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Stuck on ‘Traffic’ (N.Y. Crix Pix)

Soderbergh's film lauded as year's best

NEW YORK — USA Films’ “Traffic,” Steven Soderbergh’s panoramic portrayal of the North American drug trade, came away from the 66th annual New York Film Critics Circle awards Wednesday with the best-film prize and other top honors.

The critics, convening at Sardi’s in Manhattan, gave the director nod to Soderbergh for both “Traffic” and “Erin Brockovich,” and supporting actor kudos to Benicio Del Toro for “Traffic.”

Tom Hanks was named best actor for his role in Fox’s “Cast Away.” Laura Linney nabbed the actress award for Paramount Classics’ “You Can Count on Me,” which also earned the screenplay award for writer-director Kenneth Lonergan. Marcia Gay Harden was named best supporting actress for Sony Pictures Classics’ “Pollock,” the directing debut of Ed Harris.

Winning the award for first film was David Gordon Green’s “George Washington,” distribbed by Cowboy Booking Intl. and a selection in this year’s New York Film Festival.

Taiwanese writer-director Edward Yang’s “Yi-Yi” nabbed the foreign-language film award, in what might be perceived by some as an upset. Ang Lee’s “Crouching Tiger, Hidden Dragon” was widely considered a contender in both this and the film category. “Crouching Tiger” did, however, pick up the cinematography prize for Hong-Kong born lenser Peter Pau.

“I am stunned but happy,” Soderbergh said. “The film is a result of a lot of hard work by a lot of people both in front of and behind the camera. It is thrilling to see their contributions honored by such a prestigious group.”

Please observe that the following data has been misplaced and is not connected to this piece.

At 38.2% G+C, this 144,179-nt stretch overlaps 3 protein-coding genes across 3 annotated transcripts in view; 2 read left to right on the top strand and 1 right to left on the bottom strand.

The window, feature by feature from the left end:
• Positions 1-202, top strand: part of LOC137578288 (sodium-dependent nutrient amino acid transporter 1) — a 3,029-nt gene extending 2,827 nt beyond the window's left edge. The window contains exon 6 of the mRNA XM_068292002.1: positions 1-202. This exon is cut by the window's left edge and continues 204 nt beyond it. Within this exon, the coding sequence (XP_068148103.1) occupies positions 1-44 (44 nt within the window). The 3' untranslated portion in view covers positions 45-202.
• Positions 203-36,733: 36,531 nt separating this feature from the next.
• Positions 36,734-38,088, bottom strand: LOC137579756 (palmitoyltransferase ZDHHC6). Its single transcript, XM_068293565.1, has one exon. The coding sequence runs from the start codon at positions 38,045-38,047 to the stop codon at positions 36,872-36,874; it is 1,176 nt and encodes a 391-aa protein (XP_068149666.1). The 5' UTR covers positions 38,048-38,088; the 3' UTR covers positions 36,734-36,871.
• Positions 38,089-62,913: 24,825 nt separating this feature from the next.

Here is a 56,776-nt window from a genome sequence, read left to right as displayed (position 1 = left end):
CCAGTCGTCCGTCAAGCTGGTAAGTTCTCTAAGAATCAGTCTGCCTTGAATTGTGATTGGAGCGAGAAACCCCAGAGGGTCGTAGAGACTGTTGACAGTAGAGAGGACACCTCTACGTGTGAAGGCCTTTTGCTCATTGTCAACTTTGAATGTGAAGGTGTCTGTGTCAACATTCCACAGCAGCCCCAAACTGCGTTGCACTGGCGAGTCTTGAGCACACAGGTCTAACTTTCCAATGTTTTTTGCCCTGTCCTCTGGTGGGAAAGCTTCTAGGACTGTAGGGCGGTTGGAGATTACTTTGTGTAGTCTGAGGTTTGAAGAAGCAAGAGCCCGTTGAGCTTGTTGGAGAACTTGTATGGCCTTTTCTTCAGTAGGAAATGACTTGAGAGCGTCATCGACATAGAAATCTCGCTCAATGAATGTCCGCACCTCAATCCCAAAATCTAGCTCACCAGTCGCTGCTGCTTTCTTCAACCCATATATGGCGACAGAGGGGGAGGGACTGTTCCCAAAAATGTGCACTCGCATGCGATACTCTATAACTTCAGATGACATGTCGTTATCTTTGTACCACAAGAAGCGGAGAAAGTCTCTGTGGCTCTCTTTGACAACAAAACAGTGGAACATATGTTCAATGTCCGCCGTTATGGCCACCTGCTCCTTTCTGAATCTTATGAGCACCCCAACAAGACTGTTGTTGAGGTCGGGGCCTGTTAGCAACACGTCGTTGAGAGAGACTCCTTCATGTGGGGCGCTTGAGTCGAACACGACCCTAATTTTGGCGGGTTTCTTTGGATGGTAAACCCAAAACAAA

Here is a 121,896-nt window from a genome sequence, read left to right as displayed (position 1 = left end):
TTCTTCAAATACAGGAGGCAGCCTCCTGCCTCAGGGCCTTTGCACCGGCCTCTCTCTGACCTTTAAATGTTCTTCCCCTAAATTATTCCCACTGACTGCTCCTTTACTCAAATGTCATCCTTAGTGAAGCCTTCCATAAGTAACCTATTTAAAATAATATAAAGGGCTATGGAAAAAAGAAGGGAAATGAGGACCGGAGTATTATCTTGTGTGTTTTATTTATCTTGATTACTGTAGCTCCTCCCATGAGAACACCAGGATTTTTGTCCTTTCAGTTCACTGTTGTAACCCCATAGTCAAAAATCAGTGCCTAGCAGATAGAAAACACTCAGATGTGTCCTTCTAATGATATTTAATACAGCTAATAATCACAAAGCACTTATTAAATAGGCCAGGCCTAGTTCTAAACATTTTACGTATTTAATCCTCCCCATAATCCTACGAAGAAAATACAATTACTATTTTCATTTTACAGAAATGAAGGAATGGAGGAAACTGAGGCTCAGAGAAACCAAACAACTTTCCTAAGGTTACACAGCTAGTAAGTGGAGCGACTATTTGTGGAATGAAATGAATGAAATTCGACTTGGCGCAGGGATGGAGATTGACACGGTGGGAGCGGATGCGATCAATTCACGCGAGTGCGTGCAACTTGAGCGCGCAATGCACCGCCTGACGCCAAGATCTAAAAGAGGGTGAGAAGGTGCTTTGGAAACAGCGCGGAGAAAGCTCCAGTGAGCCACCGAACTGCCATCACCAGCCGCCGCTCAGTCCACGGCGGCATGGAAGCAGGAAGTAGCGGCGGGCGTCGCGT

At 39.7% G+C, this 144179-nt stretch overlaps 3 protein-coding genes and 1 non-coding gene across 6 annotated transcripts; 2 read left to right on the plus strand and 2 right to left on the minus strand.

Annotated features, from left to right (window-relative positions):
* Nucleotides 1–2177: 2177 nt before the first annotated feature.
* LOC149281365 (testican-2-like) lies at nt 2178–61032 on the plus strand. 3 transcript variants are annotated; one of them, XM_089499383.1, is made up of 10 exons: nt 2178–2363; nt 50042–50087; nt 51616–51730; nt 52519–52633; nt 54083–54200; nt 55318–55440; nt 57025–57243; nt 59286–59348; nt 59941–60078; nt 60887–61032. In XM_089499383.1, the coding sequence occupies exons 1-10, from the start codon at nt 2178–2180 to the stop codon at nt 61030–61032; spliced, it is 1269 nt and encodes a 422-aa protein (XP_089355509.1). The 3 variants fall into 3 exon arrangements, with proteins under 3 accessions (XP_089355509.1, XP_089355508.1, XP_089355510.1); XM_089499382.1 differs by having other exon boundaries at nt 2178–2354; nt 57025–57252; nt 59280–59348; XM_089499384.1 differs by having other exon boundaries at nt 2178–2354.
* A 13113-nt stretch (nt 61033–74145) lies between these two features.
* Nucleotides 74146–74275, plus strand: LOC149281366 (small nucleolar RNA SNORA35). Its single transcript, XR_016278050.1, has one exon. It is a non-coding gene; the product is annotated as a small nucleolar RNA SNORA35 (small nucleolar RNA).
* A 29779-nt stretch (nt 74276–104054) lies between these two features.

It’s the second straight year that USA Films, which is just 18 months old, has landed the top prize, following Mike Leigh’s “Topsy-Turvy” last year.

“We’re thrilled,” USA co-heads Scott Greenstein and Russell Schwartz said. “But most of the credit has to go to Steven Soderbergh for having an undying vision, and for making the picture. And fortunately it was done in a way that people are responding to.”

‘Hank’ a hit

Aviva Kempner’s arthouse sleeper, “The Life and Times of Hank Greenberg,” was chosen best nonfiction film. DreamWorks’ “Chicken Run,” co-written and co-directed by British duo Peter Lord and Nick Park, won in the animated film category, which was created last year.

Special kudos went to blacklisted noir director Jules Dassin and Rialto Pictures for their recent re-release of Dassin’s “Rififi,” and to Gotham-based specialized-film distrib the Shooting Gallery in recognition of its innovative approach to distribution and its choice of films.

“This was a very weak year for Hollywood cinema,” org’s chair and Christian Science Monitor critic David Sterritt told Daily Variety. “So it doesn’t surprise me that we gave many awards to independent and world films.”

On the other hand, Sterritt said, “I think this year’s awards strike an excellent balance between the entertaining and the artistic… when you’re giving awards to both Tom Hanks and ‘George Washington,’ I think that is clear.”

‘Mirth’ a miss

The votes for film and director were as close as the Presidential election, according to one participant. “Crouching Tiger” came in second in both races, as well as for foreign film.

Terence Davies and his “House of Mirth” adaptation were third for director and film, while the pic’s star Gillian Anderson, was second for best actress. In the best actor balloting, del Toro was a close second, but in a later vote he came out on top in the supporting category.

Third placers for actor and actress were Javier Bardem (“Before Night Falls”) and Bjork (“Dancer in the Dark”).

Runners-up in the supporting races were Willem Dafoe (“Shadow of the Vampire”) and Frances McDormand (“Almost Famous).

The awards banquet will be held Jan. 14 at Windows on the World in Manhattan.

Among the Circle’s 36 members are the New Yorker’s David Denby, the Wall Street Journal’s Joe Morgenstern, New York magazine’s Peter Rainer, Rolling Stone’s Peter Travers, the New York Press’ Armond White, the New York Observer’s Andrew Sarris and the Village Voice’s Amy Taubin.

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